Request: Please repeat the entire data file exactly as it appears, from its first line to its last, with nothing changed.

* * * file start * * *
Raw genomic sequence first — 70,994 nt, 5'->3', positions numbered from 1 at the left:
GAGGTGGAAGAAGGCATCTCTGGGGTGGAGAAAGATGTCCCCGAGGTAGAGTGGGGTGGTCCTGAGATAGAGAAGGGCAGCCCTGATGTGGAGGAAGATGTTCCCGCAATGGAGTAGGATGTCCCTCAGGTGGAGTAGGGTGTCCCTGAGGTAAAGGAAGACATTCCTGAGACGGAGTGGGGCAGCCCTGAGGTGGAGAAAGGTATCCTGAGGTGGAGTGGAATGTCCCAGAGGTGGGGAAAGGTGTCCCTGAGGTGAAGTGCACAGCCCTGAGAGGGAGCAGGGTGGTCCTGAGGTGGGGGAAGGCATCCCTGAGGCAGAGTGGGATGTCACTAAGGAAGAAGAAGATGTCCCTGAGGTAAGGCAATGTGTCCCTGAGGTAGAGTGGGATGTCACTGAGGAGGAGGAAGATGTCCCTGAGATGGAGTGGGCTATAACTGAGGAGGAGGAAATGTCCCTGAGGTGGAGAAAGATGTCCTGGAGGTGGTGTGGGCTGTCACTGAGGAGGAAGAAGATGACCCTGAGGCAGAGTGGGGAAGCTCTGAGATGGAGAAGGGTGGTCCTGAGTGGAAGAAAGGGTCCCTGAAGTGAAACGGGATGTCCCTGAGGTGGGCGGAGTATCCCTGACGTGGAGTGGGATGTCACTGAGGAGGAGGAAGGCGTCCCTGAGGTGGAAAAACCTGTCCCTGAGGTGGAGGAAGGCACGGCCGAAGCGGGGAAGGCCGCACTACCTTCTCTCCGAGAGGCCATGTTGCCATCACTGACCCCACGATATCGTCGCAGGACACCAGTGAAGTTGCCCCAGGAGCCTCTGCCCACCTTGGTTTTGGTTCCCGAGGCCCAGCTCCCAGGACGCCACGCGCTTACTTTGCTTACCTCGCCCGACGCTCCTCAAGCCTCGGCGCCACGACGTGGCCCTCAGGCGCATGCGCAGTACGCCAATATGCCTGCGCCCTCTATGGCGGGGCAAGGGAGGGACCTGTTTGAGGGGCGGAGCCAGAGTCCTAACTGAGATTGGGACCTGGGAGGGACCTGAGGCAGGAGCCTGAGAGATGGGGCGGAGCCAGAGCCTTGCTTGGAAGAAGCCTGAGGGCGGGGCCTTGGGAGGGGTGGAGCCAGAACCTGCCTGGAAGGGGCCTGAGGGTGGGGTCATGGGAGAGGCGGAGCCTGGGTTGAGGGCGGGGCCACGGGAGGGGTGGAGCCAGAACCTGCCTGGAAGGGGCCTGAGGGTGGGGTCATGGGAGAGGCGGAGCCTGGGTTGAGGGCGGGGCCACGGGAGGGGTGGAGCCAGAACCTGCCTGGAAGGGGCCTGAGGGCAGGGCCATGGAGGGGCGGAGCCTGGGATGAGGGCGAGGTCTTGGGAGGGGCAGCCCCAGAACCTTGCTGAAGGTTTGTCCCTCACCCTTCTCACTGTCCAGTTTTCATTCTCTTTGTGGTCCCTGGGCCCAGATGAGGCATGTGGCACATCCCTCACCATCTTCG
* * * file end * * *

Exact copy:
Raw genomic sequence first — 70,994 nt, 5'->3', positions numbered from 1 at the left:
GAGGTGGAAGAAGGCATCTCTGGGGTGGAGAAAGATGTCCCCGAGGTAGAGTGGGGTGGTCCTGAGATAGAGAAGGGCAGCCCTGATGTGGAGGAAGATGTTCCCGCAATGGAGTAGGATGTCCCTCAGGTGGAGTAGGGTGTCCCTGAGGTAAAGGAAGACATTCCTGAGACGGAGTGGGGCAGCCCTGAGGTGGAGAAAGGTATCCTGAGGTGGAGTGGAATGTCCCAGAGGTGGGGAAAGGTGTCCCTGAGGTGAAGTGCACAGCCCTGAGAGGGAGCAGGGTGGTCCTGAGGTGGGGGAAGGCATCCCTGAGGCAGAGTGGGATGTCACTAAGGAAGAAGAAGATGTCCCTGAGGTAAGGCAATGTGTCCCTGAGGTAGAGTGGGATGTCACTGAGGAGGAGGAAGATGTCCCTGAGATGGAGTGGGCTATAACTGAGGAGGAGGAAATGTCCCTGAGGTGGAGAAAGATGTCCTGGAGGTGGTGTGGGCTGTCACTGAGGAGGAAGAAGATGACCCTGAGGCAGAGTGGGGAAGCTCTGAGATGGAGAAGGGTGGTCCTGAGTGGAAGAAAGGGTCCCTGAAGTGAAACGGGATGTCCCTGAGGTGGGCGGAGTATCCCTGACGTGGAGTGGGATGTCACTGAGGAGGAGGAAGGCGTCCCTGAGGTGGAAAAACCTGTCCCTGAGGTGGAGGAAGGCACGGCCGAAGCGGGGAAGGCCGCACTACCTTCTCTCCGAGAGGCCATGTTGCCATCACTGACCCCACGATATCGTCGCAGGACACCAGTGAAGTTGCCCCAGGAGCCTCTGCCCACCTTGGTTTTGGTTCCCGAGGCCCAGCTCCCAGGACGCCACGCGCTTACTTTGCTTACCTCGCCCGACGCTCCTCAAGCCTCGGCGCCACGACGTGGCCCTCAGGCGCATGCGCAGTACGCCAATATGCCTGCGCCCTCTATGGCGGGGCAAGGGAGGGACCTGTTTGAGGGGCGGAGCCAGAGTCCTAACTGAGATTGGGACCTGGGAGGGACCTGAGGCAGGAGCCTGAGAGATGGGGCGGAGCCAGAGCCTTGCTTGGAAGAAGCCTGAGGGCGGGGCCTTGGGAGGGGTGGAGCCAGAACCTGCCTGGAAGGGGCCTGAGGGTGGGGTCATGGGAGAGGCGGAGCCTGGGTTGAGGGCGGGGCCACGGGAGGGGTGGAGCCAGAACCTGCCTGGAAGGGGCCTGAGGGTGGGGTCATGGGAGAGGCGGAGCCTGGGTTGAGGGCGGGGCCACGGGAGGGGTGGAGCCAGAACCTGCCTGGAAGGGGCCTGAGGGCAGGGCCATGGAGGGGCGGAGCCTGGGATGAGGGCGAGGTCTTGGGAGGGGCAGCCCCAGAACCTTGCTGAAGGTTTGTCCCTCACCCTTCTCACTGTCCAGTTTTCATTCTCTTTGTGGTCCCTGGGCCCAGATGAGGCATGTGGCACATCCCTCACCATCTTCG